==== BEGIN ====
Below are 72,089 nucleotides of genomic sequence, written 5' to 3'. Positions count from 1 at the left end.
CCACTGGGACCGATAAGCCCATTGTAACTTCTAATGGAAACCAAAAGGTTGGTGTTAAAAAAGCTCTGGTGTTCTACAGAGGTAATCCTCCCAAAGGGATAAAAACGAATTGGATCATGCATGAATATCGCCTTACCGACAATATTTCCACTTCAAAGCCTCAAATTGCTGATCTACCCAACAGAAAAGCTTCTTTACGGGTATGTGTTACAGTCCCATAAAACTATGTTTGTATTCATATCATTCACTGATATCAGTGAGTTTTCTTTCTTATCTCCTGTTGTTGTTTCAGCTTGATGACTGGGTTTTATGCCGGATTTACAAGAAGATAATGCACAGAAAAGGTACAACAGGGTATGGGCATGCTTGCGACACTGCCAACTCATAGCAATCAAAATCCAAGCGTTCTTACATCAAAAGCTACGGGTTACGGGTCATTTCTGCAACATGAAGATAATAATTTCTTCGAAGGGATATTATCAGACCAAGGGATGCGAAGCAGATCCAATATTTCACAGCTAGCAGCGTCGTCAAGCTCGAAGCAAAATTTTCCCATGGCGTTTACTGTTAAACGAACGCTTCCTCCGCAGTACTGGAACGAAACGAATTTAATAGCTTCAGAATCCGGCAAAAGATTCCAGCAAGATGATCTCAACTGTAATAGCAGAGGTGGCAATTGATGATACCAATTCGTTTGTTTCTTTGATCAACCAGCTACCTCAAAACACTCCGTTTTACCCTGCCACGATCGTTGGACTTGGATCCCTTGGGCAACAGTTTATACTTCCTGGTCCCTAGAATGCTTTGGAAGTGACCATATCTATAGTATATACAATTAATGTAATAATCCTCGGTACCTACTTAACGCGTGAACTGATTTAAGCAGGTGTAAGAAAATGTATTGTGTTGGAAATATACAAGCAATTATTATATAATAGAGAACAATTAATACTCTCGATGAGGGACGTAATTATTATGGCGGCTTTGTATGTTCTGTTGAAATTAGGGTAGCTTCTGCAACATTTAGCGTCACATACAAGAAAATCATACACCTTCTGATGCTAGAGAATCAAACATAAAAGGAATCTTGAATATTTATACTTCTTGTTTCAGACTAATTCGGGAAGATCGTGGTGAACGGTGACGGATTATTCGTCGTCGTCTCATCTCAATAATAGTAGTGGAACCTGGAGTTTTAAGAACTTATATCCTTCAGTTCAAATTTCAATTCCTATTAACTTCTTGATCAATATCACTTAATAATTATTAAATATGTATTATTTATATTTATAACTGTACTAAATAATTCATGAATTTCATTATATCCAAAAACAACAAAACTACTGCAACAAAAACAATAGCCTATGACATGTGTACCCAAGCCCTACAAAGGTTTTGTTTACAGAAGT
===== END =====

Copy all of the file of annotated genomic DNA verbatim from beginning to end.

Below are 72,089 nucleotides of genomic sequence, written 5' to 3'. Positions count from 1 at the left end.
CCACTGGGACCGATAAGCCCATTGTAACTTCTAATGGAAACCAAAAGGTTGGTGTTAAAAAAGCTCTGGTGTTCTACAGAGGTAATCCTCCCAAAGGGATAAAAACGAATTGGATCATGCATGAATATCGCCTTACCGACAATATTTCCACTTCAAAGCCTCAAATTGCTGATCTACCCAACAGAAAAGCTTCTTTACGGGTATGTGTTACAGTCCCATAAAACTATGTTTGTATTCATATCATTCACTGATATCAGTGAGTTTTCTTTCTTATCTCCTGTTGTTGTTTCAGCTTGATGACTGGGTTTTATGCCGGATTTACAAGAAGATAATGCACAGAAAAGGTACAACAGGGTATGGGCATGCTTGCGACACTGCCAACTCATAGCAATCAAAATCCAAGCGTTCTTACATCAAAAGCTACGGGTTACGGGTCATTTCTGCAACATGAAGATAATAATTTCTTCGAAGGGATATTATCAGACCAAGGGATGCGAAGCAGATCCAATATTTCACAGCTAGCAGCGTCGTCAAGCTCGAAGCAAAATTTTCCCATGGCGTTTACTGTTAAACGAACGCTTCCTCCGCAGTACTGGAACGAAACGAATTTAATAGCTTCAGAATCCGGCAAAAGATTCCAGCAAGATGATCTCAACTGTAATAGCAGAGGTGGCAATTGATGATACCAATTCGTTTGTTTCTTTGATCAACCAGCTACCTCAAAACACTCCGTTTTACCCTGCCACGATCGTTGGACTTGGATCCCTTGGGCAACAGTTTATACTTCCTGGTCCCTAGAATGCTTTGGAAGTGACCATATCTATAGTATATACAATTAATGTAATAATCCTCGGTACCTACTTAACGCGTGAACTGATTTAAGCAGGTGTAAGAAAATGTATTGTGTTGGAAATATACAAGCAATTATTATATAATAGAGAACAATTAATACTCTCGATGAGGGACGTAATTATTATGGCGGCTTTGTATGTTCTGTTGAAATTAGGGTAGCTTCTGCAACATTTAGCGTCACATACAAGAAAATCATACACCTTCTGATGCTAGAGAATCAAACATAAAAGGAATCTTGAATATTTATACTTCTTGTTTCAGACTAATTCGGGAAGATCGTGGTGAACGGTGACGGATTATTCGTCGTCGTCTCATCTCAATAATAGTAGTGGAACCTGGAGTTTTAAGAACTTATATCCTTCAGTTCAAATTTCAATTCCTATTAACTTCTTGATCAATATCACTTAATAATTATTAAATATGTATTATTTATATTTATAACTGTACTAAATAATTCATGAATTTCATTATATCCAAAAACAACAAAACTACTGCAACAAAAACAATAGCCTATGACATGTGTACCCAAGCCCTACAAAGGTTTTGTTTACAGAAGT